Peter and Jilly
We have found Lockdown a breeze! We returned from Hole-in-the-Wall the Sunday before Lockdown, and were initially a little confused about how this was going to affect us! However, we quickly took stock of the situation, and compiled a structured approach to how we were going to cope with it forthwith.
We wrote down a random list of projects we would like to address and complete in the following 3/5/10 weeks (added to as the period of Lockdown was extended, and extended.)
My list consisted of the following:
- Cooking to freeze; I eventually cooked 40 meals for 2!
- Knitting for charity and friends’ grandchildren.
- Getting all filing sorted.
- Going through and rearranging all cupboards in sequence; starting with the study.
I intended to be ruthless in all cases, evicting items I have balked removing for decades! In doing all this, I wanted to rearrange all cupboards into a logical format and label each shelf! This was particularly applicable to the study.
With winter coming, I recalled a number of long sleeves of jackets and t-shirts, which had long been waiting to be shortened, so that was added to the project list: I eventually gathered 18 items of clothing, i.e. 36 sleeves to hem!
Once I achieved the above tasks I decided it would be lovely to revisit all my cards and letters of sentimental value which I had kept over decades, including numerous precious cards and letters received from pupils from over four decades of teaching.
I always write a detailed diary for every special holiday I have had been privileged to experience: every overseas trip and local holidays to places that were very significant with family and/or close friends.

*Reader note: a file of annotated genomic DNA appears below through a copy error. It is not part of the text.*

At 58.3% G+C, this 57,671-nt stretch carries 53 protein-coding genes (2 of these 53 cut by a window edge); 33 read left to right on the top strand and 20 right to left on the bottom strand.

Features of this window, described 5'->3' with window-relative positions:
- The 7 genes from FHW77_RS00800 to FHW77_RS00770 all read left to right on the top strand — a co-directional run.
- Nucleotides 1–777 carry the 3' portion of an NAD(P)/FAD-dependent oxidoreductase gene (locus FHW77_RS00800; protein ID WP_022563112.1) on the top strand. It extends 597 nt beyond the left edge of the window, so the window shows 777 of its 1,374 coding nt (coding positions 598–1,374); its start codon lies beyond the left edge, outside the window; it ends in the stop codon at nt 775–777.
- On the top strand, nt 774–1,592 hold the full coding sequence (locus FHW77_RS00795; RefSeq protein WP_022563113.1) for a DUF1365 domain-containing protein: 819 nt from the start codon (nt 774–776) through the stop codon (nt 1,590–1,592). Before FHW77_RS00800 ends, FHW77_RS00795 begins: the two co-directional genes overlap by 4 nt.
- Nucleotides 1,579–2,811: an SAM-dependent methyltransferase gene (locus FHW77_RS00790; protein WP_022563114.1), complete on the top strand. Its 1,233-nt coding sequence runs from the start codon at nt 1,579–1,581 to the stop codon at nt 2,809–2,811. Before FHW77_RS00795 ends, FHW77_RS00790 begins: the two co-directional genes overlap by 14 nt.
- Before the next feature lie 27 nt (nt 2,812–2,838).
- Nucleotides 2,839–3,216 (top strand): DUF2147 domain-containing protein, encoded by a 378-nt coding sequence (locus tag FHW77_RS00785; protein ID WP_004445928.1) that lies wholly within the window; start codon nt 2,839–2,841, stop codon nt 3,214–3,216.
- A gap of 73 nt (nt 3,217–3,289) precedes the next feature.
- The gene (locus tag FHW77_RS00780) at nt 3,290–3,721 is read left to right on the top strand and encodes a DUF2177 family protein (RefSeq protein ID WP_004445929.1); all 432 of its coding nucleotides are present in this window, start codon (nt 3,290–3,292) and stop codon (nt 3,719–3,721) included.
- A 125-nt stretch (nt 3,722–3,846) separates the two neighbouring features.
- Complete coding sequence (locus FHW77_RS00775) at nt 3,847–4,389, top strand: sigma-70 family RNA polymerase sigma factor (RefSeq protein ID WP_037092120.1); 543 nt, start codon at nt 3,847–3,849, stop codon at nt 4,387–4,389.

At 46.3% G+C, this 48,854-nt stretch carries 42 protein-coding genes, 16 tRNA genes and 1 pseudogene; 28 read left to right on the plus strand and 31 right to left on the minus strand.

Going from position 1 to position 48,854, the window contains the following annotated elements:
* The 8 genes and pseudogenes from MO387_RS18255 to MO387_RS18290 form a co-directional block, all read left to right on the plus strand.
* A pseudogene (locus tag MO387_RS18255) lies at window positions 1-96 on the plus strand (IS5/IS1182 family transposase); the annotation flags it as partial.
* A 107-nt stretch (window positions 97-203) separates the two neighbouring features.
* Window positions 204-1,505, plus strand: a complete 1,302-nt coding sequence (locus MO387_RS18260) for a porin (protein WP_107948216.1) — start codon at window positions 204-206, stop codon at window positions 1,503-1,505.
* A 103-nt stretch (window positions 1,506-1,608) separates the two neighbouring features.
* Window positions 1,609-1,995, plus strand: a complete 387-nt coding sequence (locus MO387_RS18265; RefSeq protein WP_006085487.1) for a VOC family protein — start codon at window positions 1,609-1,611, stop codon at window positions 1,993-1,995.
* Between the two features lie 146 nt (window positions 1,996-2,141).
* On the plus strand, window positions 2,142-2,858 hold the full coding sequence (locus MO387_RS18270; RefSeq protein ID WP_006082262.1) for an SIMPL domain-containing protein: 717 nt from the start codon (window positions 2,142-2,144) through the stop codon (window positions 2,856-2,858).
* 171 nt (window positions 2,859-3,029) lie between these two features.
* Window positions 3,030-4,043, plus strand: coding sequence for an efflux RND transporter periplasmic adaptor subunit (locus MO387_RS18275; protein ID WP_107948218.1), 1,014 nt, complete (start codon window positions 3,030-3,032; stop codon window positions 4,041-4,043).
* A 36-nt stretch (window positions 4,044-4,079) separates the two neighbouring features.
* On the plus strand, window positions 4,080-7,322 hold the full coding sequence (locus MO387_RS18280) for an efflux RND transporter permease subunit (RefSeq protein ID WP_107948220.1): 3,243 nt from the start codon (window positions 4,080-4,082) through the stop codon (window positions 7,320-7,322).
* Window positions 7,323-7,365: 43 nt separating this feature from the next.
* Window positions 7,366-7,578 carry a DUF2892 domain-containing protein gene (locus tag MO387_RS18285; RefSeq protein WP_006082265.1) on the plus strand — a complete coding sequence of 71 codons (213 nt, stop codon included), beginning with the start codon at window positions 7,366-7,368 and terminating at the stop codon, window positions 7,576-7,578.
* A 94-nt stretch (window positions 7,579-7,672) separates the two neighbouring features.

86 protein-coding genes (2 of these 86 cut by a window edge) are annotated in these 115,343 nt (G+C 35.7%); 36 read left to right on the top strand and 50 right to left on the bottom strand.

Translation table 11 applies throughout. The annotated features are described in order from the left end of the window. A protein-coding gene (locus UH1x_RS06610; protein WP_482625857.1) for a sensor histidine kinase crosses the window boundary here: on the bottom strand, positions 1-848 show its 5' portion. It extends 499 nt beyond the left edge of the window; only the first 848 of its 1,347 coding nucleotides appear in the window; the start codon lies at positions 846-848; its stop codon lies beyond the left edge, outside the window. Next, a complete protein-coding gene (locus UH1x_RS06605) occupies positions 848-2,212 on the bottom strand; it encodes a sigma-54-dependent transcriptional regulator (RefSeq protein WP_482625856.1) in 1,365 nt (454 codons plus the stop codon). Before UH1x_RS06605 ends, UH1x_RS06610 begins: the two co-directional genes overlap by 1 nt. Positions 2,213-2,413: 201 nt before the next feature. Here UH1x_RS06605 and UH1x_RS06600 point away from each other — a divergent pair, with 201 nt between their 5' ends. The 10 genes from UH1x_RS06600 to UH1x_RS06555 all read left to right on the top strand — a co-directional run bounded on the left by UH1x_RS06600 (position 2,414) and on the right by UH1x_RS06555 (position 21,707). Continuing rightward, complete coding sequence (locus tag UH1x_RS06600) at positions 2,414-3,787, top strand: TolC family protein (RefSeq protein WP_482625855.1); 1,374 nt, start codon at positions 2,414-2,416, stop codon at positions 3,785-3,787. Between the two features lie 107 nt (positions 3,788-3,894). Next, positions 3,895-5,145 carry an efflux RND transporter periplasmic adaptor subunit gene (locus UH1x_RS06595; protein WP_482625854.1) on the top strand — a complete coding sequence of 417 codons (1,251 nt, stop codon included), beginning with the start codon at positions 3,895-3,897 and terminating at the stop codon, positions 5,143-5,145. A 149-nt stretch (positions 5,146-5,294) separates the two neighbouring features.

As a reward between tasks, I added “reading” to the list, I have a Kindle. I also phone and message family and friends on a regular basis.
Peter’s list consisted of:
- Fixing security lights.
- Sanding down every cottage window and re-varnishing each.
- Reorganising his workshop.
- Sorting his photos on his computer.
- Painting a gutter down pipe.
- Paint one of the spare rooms.
- Make a shelf for our sister-in-law’s patio.
- Sort all filing.
- Sort all his cupboards in the study.
- Keep in touch with family and his close friends who were alone.
- On-going gardening, resulting in a stunning winter garden!
Next we planned a daily routine. Wake up time became interesting, as we were guided by daylight, so, we started getting up between 6.00 and 6.30! Currently we rise between 7.00 and 7.30.
Then onto bed making, exercising and tea in the upstairs sunroom, which offers us beautiful sunshine, as well as a stunning view over the Ebotse golf course. I have to add that the abundance of sunshine that has basked in all its glory, almost daily, makes a huge difference to one’s morale!
Then came shower time and downstairs for breakfast (around 9.00).
Thereafter we go our own way to embark on the task underway at the moment! Coffee has played a large part in our rituals, so we meet in our garden for a cuppa around 11.30 and catch up on what each of us has achieved! Snack lunch, again outside, is on the agenda around 1.30!
Back to the list until 5.30ish, when we adjourn to the lounge or upstairs, to indulge in some well-deserved liquid refreshment ! Candlelit dinner follows, then off to watch some TV: either a David Attenborough type programme or Hudson and Rex. 9.00pm sees us reading until we drop off to sleep.
We have achieved all items on the above lists! I must say, achieving them was very gratifying. However, the most rewarding for me was re-reading my cards, letters and diaries, as well as the numerous photos! What a journey down memory lane on all accounts, with many a tear shed along the way!!
I have enjoyed composing this record, and will add it to my diary file for me to look back on in years to come. Learning to manage Microsoft Team and Zoom, has of course, been an amazing experience for the two geriatric digital souls that we are.
In conclusion, I would like it noted that during this three and a half month sojourn, we have not once been at one another’s’ throats! We have realised that we don’t have to rush around “renting a crowd” for pleasure. We have missed our family and friends, nevertheless, and will value them greatly when we are permitted to socialise once more.